Russia’s history began not in 2012, not in 1985, not in 1956, and not in 1917. It was rewritten multiple times by those who wished to be “the first men on earth.”

Russia’s history — including the history of “gross and massive human rights violations” — is unbroken and indissoluble. That’s for one. Continuity is important; however, continuity cannot be marked down merely to “hereditary disease.”

People also like to distill Russia’s history down to large numbers — with as many zeroes as possible — of people executed, incarcerated, and tortured.

But people should be counted by ones, not zeroes. The history, the biography of an individual person — that is the starting point and the fundamental scale of the work. That’s for two.

Actually, these two “legs” are what Memorial now stands on. . . .

. . . Nor can history be reduced to collecting “urban legends,” either. After all, mythologizing is little better than oblivion. After the “Moscow appeal” of 1974, Roginsky and a group of similar young enthusiasts began putting out the independent historical anthology Pamyat’ (Memory.)

Unofficial does not mean “amateur.” It turned out, academic standards could be maintained in Samizdat. And chance witnesses to the work who suddenly realized: “You’re making samizdat!” could be dumbfounded by the reply: “Where have you seen samizdat with citations?”

The result is logical. At 35, the seemingly office-bound scholar, bottled and batched in Tartu, would land in a prison camp for criminals. Why for criminals? That year the KGB organs, subordinate to the Party organs, requested and received permission from the “authority” (the Department of Administrative Organs of the Communist Party Central Committee) to convict three Petersburgers “as common criminals": Roginsky, Azadovsky, and Klein. Roginsky’s final speech at his trial was about the status of the historian in the Soviet Union. . . .

...In his stories about prison camp, Arseny Borisovich looked least of all the hero (although the stories about how he served time with Chechens, along with the stories of other dissidents sentenced by the Soviet authorities to serve time in “general regime” prison camps, helped me greatly later in my work in the Caucasus). Paramount in these stories, practically, was not to look like a “leader,” not to be tempted by the “romance of revolution.”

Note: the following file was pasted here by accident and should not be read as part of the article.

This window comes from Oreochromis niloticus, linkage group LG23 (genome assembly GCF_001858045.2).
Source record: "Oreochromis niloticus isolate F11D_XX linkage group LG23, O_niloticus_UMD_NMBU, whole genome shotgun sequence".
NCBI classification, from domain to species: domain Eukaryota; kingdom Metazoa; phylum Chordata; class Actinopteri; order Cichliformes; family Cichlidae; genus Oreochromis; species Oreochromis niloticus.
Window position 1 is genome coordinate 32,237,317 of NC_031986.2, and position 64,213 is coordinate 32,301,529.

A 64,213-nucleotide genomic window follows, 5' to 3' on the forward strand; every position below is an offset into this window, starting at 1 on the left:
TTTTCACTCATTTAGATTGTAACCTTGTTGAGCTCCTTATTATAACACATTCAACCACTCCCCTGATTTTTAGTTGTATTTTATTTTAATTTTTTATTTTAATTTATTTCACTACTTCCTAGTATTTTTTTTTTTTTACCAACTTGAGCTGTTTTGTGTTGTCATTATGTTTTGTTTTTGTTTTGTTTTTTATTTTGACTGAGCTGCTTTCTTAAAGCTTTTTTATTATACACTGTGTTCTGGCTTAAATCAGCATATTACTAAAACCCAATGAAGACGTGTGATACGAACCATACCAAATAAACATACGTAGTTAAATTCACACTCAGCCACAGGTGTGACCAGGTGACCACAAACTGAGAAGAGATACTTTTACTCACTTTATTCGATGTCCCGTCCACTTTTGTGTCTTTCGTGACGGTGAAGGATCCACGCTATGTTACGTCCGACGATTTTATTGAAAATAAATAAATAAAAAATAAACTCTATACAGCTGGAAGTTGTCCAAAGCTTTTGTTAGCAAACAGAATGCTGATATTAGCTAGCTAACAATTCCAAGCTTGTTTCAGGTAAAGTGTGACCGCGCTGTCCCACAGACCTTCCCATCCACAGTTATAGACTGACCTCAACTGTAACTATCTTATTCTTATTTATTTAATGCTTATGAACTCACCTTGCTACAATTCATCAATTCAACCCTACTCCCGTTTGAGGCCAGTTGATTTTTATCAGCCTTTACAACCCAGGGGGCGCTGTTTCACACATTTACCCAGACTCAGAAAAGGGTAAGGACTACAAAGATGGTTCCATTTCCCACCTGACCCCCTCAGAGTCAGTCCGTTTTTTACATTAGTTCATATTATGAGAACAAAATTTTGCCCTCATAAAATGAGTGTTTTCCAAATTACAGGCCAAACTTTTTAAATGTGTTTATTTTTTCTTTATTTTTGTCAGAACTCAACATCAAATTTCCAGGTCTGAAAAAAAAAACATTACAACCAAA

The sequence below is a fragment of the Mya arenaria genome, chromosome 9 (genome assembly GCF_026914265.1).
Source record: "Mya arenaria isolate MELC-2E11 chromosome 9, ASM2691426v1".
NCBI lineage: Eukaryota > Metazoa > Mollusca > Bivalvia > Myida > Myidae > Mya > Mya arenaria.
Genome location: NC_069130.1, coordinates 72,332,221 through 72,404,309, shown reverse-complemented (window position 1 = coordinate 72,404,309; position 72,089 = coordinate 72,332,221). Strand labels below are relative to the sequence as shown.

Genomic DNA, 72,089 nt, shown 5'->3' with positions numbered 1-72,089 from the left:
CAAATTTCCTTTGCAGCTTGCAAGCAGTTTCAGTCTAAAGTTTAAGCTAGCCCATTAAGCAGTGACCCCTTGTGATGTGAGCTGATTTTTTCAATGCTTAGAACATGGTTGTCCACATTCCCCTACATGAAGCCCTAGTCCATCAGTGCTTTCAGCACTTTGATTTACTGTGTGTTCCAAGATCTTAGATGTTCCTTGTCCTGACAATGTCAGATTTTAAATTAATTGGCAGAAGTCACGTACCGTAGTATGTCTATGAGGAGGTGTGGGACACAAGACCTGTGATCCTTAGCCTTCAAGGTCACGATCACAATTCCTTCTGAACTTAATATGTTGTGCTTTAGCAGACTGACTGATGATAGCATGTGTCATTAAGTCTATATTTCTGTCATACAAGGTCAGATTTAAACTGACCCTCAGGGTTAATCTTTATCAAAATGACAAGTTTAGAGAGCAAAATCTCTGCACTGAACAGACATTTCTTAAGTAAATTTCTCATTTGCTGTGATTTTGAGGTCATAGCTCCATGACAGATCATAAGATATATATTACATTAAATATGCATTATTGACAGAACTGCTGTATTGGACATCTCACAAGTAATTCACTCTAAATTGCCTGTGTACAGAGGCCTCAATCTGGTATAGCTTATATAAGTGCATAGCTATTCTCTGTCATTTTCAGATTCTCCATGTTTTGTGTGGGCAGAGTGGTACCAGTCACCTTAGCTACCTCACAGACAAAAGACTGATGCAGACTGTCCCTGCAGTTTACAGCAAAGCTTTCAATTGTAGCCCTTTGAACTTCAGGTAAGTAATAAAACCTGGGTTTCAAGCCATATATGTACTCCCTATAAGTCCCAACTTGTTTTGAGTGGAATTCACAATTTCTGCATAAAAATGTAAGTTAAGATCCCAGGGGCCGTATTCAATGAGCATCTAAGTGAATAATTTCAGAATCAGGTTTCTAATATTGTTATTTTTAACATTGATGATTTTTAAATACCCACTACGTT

And not to overawe others with the grandeur of omniscience.

Roginsky once commented: “I have had two teachers in life: one was Sergei Adamovich Kovalev (this was at Kovalev’s anniversary); the other, Mikhail Yakovlevich Gefter. The former, when I would ask him something, would immediately say to me: “Look. It's very simple! . . ." While the latter usually replied: “Dear boy! In fact, everything was a good deal more complicated! . . .”

And then . . . then there was Memorial. If I had any taste, any sense of tact and style, I would draw the line right here.

...Actually, there is another, much more widespread view of Russia’s history, though. In Dovlatov’s Zapovednik [“Nature Reserve”] about the Pushkin Hills, he writes of the director: “. . . He wants to create a grandiose park of culture and recreation. He hung a target on a tree for reasons of colour. People say that students from Tartu stole it. And threw it in the lake. Good going, structuralists! . . .”

One of those young students was Arseny Roginsky. To have been part of that circle, from which Dovlatov came and which Dovlatov describes endlessly; and yet to have been able to “hide” anonymously in that story, as marvelous as a haiku...

Some try to turn national history into a “grandiose park of culture and recreation.” While others struggle with different kinds of chains. Herein lies the life and fate of Arseny Borisovich Roginsky.

Translated by Marian Schwartz